Thus, the Intercept Adapter Interface System (“IAIS”) of the present invention is valuable in applications that extend beyond computer based video games to include User Image integration into any digitized or computer generated video or animation presentation. Examples include (1) interactive cartoons at home (e.g., IAIS is coupled to the home VCR and TV); (2) interactive animations or digitized video (live or recorded), or multiple use entertainment systems (e.g., such as visitors to Disneyland receiving a User Image Storage Card at entry).
The Storage Card is used at each exhibition or attraction. As the user goes through the exhibit, he/she inserts his/her card into a connector and thereafter “participates” in the display presentation; (3) a service bureau could permit “you” to star in your own movie by integrating in “your User Image,” and mailing the integrated movie back to “you.” The multiple use entertainment (e.g., amusement park) aspects of the present invention will subsequently be discussed in greater detail.
Referring to FIG. 4C, an intercept adapter interface system 110C, having subsystem components (113, 210, 213, 116, and 220) is illustrated, wherein the control circuit 260C provides functional equivalence, to control circuit 260 and additionally controls and coordinates the capture and formatting of user image data. The interface adapter. system 110C includes a, video subsystem 210 coupled to the video connector 113 for receiving analog video input from an external video source.
The video subsystem 210 provides for video signal interface, capture, digitization, and formatting as user visual image data responsive to the controller 260C, for storage on an external storage medium via the storage card connector 131. The output from the video subsystem 210 is a digitized video data output 211 converted from the analog video input received from the external video source that is coupled to multiplexer 265 that has its output coupled to controller 260.
Interface connector 213 is coupled to allow direct input of digital video input 212 from an external source that is coupled to multiplexer 265 that has its output coupled to controller 260. Analog video in and/or digital video in can be coupled to the subsystem 110C, depending on the desired application. However, for cost efficiency and compatibility with most home users, an analog video input is probably adequate, and most cost effective.
The interface system 110C is also comprised of a serial interface subsystem 220. that couples to the serial connector 116 for coupling to external serial interface such as RS232, RS244, etc. Serial interface 220 provides for UART, clocking, buffering, and simple control logic, to provide a digitized video data output 221 from the serial interface 220, that is coupled to the controller 260C for appropriate formatting and storage on an external storage medium of user image data.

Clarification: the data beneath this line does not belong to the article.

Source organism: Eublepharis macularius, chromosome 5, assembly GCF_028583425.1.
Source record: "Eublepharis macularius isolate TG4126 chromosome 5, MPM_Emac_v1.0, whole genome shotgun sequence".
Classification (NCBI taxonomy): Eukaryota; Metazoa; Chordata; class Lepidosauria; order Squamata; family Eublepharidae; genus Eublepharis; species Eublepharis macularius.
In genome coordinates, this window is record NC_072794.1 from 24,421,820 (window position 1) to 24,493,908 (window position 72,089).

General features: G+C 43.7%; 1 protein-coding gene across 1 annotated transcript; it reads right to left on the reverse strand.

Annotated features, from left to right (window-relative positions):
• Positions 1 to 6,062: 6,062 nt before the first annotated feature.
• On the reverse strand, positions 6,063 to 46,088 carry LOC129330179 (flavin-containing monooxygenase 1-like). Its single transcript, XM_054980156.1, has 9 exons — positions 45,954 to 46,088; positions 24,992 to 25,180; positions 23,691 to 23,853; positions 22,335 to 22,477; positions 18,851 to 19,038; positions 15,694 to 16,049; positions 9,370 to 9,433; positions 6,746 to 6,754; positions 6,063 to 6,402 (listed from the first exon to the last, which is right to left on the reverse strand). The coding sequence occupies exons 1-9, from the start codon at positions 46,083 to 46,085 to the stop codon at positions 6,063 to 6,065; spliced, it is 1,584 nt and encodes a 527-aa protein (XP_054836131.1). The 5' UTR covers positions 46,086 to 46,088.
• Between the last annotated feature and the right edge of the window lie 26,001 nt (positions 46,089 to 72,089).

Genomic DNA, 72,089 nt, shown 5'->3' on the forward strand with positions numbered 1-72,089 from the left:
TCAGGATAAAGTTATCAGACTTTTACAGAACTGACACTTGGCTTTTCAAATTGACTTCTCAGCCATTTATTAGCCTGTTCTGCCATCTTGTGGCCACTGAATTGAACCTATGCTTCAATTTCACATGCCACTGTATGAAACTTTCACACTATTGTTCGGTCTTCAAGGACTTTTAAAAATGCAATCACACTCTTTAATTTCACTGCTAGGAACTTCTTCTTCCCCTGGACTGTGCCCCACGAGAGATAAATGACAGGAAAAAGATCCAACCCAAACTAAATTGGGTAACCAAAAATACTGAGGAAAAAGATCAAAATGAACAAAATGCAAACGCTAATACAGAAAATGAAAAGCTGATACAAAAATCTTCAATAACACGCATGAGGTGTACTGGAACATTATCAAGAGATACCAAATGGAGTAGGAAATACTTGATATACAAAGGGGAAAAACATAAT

Controller circuit 260C is coupled to the Storage Card 130 via connectors 131I-AIS and 131SC and to the user interface 267 is coupled to a user controller 247 providing signals responsive to user activated input stimulus.
The controller 260C also provides intercept logic functioning as discussed elsewhere herein such that the adapter interface system 110C additionally provides the intercept function, whereby the adapter interface system 110C selectively substitutes user image data for predefined character image data so as to provide an audiovisual presentation that includes the image integrated therein. The intercept function analyzes the signals to determine when it's appropriate to make substitutions of user image data for predefined game character data.
For video game systems, the analysis of the digitized presentation data and transformation into a user visual image modified presentation must be performed in near real-time or real-time, such that the user selected image is tracked and the associated user image is substituted therefor or otherwise utilized. If suddenly a large displacement occurs the display of the entire display presentation is scanned to detect the selected image. Small displacements are tracked and predicted by extrapolation and history.
For video graphics signal (e.g., movies, animation, etc.), that have been digitized, the analysis and transformation can be performed in less than realtime (such as processing of an animation to include user images in addition to or in place of pre-existing defined characters). If more user images to be integrated are provided than normal predefined image characters that can be associated therewith exist, the system is capable of creating “extras” (in the acting sense) of additional predefined character images. This permits large numbers of user images to be incorporated into the display presentation of the processed video.